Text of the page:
As we’ve covered before, getting certified for DIN/ISO 13992 for a frameless “tech” binding is not easy, and it does have meaning, though perhaps not as much importance as a company might attach to it in a PR push. Caveat is to remember that 13992 is quite limited as to showing how elastic a binding is, and it has some strange stuff when asked to address frameless bindings, like a test of snow wadded up under your boot sole simulated by a spacer, when most tech bindings have plenty of space for that.
Edited press release follows:
TÜV CERTIFICATION ALSO APPROVED FOR BEAST 14 BINDING
Following the successful certification of the Beast 16 binding last winter, ski touring specialist DYNAFIT has also achieved the sought-after “TÜV” quality seal based on DIN ISO 13992 standards for Beast 14. Once again, DYNAFIT underscores its expertise as the ski touring binding specialist. The all-round Beast 14 binding speaks to serious athletic ski mountaineers who above all else seek ideal performance on descents on any terrain. The Beast 14 combines the frameless system with high strength and a release value (DIN) of 14. At 795 grams, it fits in the segment of classic ascent bindings, but it still offers all of the features of a sturdy freeride binding. It combines the patented pivoting toe piece of the Radical 2 at the front, with the heel unit technology of its big brother, the Beast 16.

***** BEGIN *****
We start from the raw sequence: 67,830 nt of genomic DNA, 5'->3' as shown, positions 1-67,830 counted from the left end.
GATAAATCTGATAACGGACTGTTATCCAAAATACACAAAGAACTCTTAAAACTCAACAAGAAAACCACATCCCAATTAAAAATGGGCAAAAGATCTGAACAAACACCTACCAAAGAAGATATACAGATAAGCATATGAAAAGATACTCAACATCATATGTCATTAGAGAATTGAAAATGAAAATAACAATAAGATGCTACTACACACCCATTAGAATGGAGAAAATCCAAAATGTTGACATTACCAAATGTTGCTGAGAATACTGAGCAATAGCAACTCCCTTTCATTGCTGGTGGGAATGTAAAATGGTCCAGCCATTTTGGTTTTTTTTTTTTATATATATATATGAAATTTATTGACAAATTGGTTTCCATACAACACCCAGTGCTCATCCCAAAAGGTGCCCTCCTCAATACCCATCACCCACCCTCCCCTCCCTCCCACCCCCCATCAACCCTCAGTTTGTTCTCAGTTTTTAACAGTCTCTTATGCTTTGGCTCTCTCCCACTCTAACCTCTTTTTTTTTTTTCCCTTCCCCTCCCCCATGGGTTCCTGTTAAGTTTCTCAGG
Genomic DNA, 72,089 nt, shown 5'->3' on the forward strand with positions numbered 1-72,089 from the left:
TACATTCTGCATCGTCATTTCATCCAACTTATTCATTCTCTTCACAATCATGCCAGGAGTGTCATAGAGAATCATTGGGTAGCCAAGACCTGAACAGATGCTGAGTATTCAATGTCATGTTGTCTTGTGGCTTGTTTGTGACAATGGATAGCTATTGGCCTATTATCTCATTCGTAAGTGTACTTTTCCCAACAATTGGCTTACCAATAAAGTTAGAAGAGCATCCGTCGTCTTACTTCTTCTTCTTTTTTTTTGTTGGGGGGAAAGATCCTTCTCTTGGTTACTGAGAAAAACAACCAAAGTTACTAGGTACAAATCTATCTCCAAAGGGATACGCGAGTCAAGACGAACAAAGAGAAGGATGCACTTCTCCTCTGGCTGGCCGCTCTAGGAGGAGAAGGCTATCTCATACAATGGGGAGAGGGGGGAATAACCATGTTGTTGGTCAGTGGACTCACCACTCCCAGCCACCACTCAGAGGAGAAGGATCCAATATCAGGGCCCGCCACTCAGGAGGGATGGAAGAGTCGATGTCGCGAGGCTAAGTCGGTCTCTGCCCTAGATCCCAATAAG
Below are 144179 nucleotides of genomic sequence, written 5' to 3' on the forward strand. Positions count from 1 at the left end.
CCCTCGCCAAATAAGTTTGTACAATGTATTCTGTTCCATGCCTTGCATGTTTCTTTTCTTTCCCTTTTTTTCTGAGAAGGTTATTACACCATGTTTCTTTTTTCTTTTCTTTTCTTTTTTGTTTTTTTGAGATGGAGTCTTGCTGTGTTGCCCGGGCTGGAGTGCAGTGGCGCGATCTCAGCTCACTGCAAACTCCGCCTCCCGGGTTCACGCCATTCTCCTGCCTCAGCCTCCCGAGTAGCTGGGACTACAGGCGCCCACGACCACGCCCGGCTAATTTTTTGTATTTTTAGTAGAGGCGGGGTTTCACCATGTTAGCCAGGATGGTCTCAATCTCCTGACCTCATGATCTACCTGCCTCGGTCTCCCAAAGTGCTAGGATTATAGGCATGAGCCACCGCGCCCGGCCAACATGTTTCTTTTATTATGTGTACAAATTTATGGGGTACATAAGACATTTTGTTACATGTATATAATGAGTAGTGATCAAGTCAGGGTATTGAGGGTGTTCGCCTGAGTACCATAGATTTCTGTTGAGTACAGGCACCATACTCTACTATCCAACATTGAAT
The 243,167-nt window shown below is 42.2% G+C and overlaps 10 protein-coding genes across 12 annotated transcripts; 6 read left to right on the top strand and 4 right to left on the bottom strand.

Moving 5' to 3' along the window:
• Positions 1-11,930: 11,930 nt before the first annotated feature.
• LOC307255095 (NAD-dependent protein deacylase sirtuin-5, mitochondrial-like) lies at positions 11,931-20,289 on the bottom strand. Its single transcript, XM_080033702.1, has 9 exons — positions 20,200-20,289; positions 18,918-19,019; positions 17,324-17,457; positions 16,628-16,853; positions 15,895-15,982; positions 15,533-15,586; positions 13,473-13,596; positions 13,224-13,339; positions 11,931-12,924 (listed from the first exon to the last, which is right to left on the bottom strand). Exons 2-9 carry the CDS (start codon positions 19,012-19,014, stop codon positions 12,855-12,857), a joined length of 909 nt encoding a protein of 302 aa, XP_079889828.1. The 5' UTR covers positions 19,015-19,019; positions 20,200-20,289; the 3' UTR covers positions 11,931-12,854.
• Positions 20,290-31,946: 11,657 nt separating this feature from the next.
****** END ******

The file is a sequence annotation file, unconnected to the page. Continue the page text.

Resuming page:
(Be it known that an earlier Dynafit binding version achieved TÜV certification way back in 1994: The TLT4 was certified based on the then-current standards for touring bindings, DIN 7891, which preceded the current DIN ISO 13992. It thus was the first pin-based ski touring binding with the TÜV seal, though not to current standard 13992.)
WildSnow.com publisher emeritus and founder Lou (Louis Dawson) has a 50+ years career in climbing, backcountry skiing and ski mountaineering. He was the first person in history to ski down all 54 Colorado 14,000-foot peaks, has authored numerous books about about backcountry skiing, and has skied from the summit of Denali in Alaska, North America’s highest mountain.